12.3 Creating a Safe and Healthy Workplace
Defining Psychological Health and SafetyOriginally coined by Dr. Amy Edmonson, a professor at Harvard Business School, the term refers to "a shared belief that the team is safe for interpersonal risk taking."
A psychologically safe and healthy workplace is one where employees feel seen, heard, valued, and respected. It’s an environment that actively fosters the mental wellbeing of its employees and works to prevent any harm resulting from things like poor policies, procedures, and bad or unskilled managers. It’s about preventing risk of injury to psychological wellbeing.
When psychological safety is high, people take more ownership and extend more effort, resulting in more innovation, creative conversations, and higher engagement.
When it is low, employees are less likely to share different perspectives and withdraw. And, importantly, they are less likely to share if they are experiencing a mental health challenge.
In short, psychological safety helps to foster good employee mental health within the workplace.
Psychological safety is an important part of successful organizations. A 2015 Google study found that it was the most important factor in team effectiveness. So psychological safety is not just good for people, it’s also good for business.
The National Standard on Psychological Health and Safety in the WorkplaceIn 2013, the National Standard on Psychological Health and Safety in the Workplace (the Standard) was launched by the Mental Health Commission of Canada. A voluntary standard, it is the only one of its kind in the world. It contains tools and resources to support employers – and employees – to foster safe and healthy workplaces.
The Standard contains 13 psychosocial factors that impact the level of psychological health and safety within a workplace, and directly impact employee mental health and wellbeing:
- Organizational Culture
- Psychological and Social Support
- Clear Leadership & Expectations
- Civility & Respect
- Psychological Demands
- Growth & Development
- Recognition & Reward
- Involvement & Influence
- Workload Management
- Psychological Protection
- Protection of Physical Safety
What Organizations/Leaders Can Do to Create Safe and Healthy WorkplacesMind Share Partners' 2019 Mental Health at Work Report shows that the most common tools, resources and supports employees want to see are:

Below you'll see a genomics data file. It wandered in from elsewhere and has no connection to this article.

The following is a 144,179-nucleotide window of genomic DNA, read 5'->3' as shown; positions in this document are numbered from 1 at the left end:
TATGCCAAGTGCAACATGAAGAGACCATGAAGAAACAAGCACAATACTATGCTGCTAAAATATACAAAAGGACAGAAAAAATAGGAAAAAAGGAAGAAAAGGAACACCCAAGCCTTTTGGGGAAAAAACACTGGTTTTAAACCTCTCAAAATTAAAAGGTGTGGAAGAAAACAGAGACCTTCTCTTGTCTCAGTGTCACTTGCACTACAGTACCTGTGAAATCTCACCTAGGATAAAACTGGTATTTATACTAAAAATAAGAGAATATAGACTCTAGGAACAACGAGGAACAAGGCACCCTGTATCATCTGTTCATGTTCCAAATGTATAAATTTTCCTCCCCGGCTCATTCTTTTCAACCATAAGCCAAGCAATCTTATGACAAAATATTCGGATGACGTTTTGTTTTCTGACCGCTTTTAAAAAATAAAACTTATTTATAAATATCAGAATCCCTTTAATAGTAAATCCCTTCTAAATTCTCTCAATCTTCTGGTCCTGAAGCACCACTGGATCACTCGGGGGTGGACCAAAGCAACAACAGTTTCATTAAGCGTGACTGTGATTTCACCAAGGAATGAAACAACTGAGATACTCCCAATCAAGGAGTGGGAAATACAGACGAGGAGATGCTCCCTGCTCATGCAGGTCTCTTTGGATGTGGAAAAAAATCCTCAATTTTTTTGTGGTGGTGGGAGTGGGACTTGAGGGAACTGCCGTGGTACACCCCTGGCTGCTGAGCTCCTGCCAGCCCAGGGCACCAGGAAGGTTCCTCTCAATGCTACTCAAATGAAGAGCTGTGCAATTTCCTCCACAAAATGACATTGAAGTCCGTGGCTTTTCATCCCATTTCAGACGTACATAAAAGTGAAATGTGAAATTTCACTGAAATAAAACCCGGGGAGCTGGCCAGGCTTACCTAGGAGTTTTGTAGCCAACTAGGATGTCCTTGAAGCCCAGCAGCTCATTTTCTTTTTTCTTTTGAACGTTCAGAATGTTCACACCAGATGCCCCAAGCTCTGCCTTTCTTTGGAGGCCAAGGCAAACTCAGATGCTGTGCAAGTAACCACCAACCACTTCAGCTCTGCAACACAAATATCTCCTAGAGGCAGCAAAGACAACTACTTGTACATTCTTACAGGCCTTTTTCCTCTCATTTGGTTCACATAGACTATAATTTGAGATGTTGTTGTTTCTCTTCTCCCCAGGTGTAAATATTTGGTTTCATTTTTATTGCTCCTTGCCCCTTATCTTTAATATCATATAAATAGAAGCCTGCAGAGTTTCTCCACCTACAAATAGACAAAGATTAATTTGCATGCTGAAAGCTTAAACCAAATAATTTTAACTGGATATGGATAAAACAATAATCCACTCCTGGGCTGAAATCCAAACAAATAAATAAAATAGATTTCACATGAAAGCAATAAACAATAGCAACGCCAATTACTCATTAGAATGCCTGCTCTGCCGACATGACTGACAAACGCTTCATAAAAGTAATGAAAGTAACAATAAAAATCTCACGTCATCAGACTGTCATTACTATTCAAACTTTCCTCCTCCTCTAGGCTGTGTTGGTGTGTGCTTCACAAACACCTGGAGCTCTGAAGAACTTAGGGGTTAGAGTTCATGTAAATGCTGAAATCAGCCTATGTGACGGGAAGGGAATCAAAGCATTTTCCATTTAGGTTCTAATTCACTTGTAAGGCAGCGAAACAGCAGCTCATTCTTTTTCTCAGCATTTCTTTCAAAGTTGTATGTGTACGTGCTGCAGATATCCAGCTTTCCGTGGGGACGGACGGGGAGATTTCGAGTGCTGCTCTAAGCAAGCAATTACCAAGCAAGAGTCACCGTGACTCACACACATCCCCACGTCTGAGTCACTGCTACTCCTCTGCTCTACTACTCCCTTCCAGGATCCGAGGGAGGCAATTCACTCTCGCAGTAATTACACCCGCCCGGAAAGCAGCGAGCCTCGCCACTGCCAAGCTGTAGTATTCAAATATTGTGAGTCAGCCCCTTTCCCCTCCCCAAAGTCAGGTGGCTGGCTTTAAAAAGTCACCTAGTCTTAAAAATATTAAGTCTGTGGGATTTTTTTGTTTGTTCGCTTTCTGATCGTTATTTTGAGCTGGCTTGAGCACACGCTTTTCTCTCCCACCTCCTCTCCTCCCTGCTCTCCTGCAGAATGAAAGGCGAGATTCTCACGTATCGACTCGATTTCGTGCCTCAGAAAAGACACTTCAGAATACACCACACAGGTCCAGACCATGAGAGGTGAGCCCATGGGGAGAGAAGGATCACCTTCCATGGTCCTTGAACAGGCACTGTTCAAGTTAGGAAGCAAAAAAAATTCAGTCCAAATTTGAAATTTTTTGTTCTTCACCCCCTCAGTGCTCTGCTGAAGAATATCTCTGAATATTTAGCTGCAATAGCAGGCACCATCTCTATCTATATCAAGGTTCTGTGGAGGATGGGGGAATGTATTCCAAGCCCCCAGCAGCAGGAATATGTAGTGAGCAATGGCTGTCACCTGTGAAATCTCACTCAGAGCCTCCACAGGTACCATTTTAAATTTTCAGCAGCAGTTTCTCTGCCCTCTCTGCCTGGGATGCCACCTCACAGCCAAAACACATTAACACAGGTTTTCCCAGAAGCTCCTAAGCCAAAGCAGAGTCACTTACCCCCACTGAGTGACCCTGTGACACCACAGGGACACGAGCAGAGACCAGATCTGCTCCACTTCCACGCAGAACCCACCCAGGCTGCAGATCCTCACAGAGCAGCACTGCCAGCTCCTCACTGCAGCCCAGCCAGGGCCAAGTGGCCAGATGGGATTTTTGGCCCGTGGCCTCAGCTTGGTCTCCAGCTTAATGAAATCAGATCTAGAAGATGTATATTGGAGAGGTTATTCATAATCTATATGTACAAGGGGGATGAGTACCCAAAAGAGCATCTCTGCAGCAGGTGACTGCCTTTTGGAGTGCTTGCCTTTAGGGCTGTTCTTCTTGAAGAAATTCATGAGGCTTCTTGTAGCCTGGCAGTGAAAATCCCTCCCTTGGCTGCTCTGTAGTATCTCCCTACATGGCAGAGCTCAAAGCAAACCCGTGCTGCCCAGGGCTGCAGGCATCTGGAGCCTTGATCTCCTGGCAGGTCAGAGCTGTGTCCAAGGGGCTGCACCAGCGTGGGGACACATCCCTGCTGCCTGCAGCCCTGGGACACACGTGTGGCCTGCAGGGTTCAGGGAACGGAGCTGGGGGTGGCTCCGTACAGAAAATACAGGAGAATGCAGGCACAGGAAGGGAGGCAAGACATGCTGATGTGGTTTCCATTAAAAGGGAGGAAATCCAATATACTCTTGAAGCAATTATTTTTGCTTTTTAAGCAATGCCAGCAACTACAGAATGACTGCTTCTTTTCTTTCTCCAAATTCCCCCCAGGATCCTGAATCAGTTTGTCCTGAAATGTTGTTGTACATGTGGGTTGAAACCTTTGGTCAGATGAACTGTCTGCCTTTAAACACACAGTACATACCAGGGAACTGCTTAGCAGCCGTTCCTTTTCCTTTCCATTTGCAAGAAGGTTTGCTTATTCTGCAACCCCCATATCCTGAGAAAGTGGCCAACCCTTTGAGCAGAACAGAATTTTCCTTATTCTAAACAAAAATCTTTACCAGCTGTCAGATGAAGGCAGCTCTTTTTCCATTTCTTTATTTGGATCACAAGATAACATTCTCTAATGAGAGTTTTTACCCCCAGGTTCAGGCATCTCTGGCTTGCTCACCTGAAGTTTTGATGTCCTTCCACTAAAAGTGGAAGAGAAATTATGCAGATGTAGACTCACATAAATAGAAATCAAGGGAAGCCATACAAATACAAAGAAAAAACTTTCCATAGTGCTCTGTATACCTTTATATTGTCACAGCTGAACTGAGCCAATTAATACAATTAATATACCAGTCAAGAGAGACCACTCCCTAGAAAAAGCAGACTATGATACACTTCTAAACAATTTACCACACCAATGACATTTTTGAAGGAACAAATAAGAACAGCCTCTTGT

- Mental health training
- Easily available information about mental health resources
- A more open and supportive culture for mental health in the workplace
Here are five places to start:
- Develop your emotional intelligence (EQ)
Leaders with a high EQ – self-awareness of others and themselves and a sense of empathy – have strong, more cohesive teams. They are better able to notice changes in their employees, whether those are signs of burn out or more serious mental health conditions.
- Normalize the topic of mental health
Talking about mental health and wellbeing on a regular basis (not just during difficult or challenging times) sends a message that you and the organization value and prioritize mental health as much as physical health.
- Use inclusive language
The language that we use send an important message to those around us. Using mental illnesses as adjectives (“the weather is so bipolar today” “that’s so mental” “I am so depressed that my favorite show ended”) is a form of microaggression and can make people feel excluded and less valued. It also feeds stigma.
- Model the behaviours that you want to see in employees
It’s important to talk about mentally healthy practices in the workplace but it’s even more important to model them. Take your breaks and vacation time, don’t send emails after work hours, and carve out intentional time for fun at work.
- Adopt the Standard
You don’t have to do it all or all at once. But adopting elements of the Standard will help your workplace to move towards becoming as safe and healthy as possible. There are many resources available to support you along that path.
What Employees Can Do to Create Safe and Healthy WorkplacesCreating a psychologically safe and healthy workplace is not the sole responsibility of the employer or manager; employees have a role to play, too. Here are things that employees can do to foster a mentally safe and healthy workplace:
Educate themselves about mental health and challenge their (and others’) unconscious bias about mental illness.
- Adopt healthy habits and take responsibility for their mental and physical health.
- Support colleagues who are struggling with challenges in work and life.
- Participate in employer initiatives that support positive mental health outcomes.
1 Rozovsky, J. (2015, November 17). The five keys to a successful Google team. Retrieved from re:Work - The five keys to a successful Google team (rework.withgoogle.com)
2 Mental Health Commission of Canada, National Standard on Psychological Health and safety in the Workplace. Retrieved from National Standard | Mental Health Commission of Canada
3 Samra, J., Gilbert, M., Shain M., Bilsker, D., Simon Fraser University. (2009-2020). Know the Psychosocial Factors. Retrieved from Guarding Minds at Work
4 Mind Share Partners. (2019). Retrieved from https://www.mindsharepartners.org/mentalhealthatworkreport
Hire for Talent has made every effort to use the most respectful words possible while writing these materials. We realize, however, that the most appropriate terminology may change over time. We developed these materials with the intent to respect the dignity and inherent rights of all individual.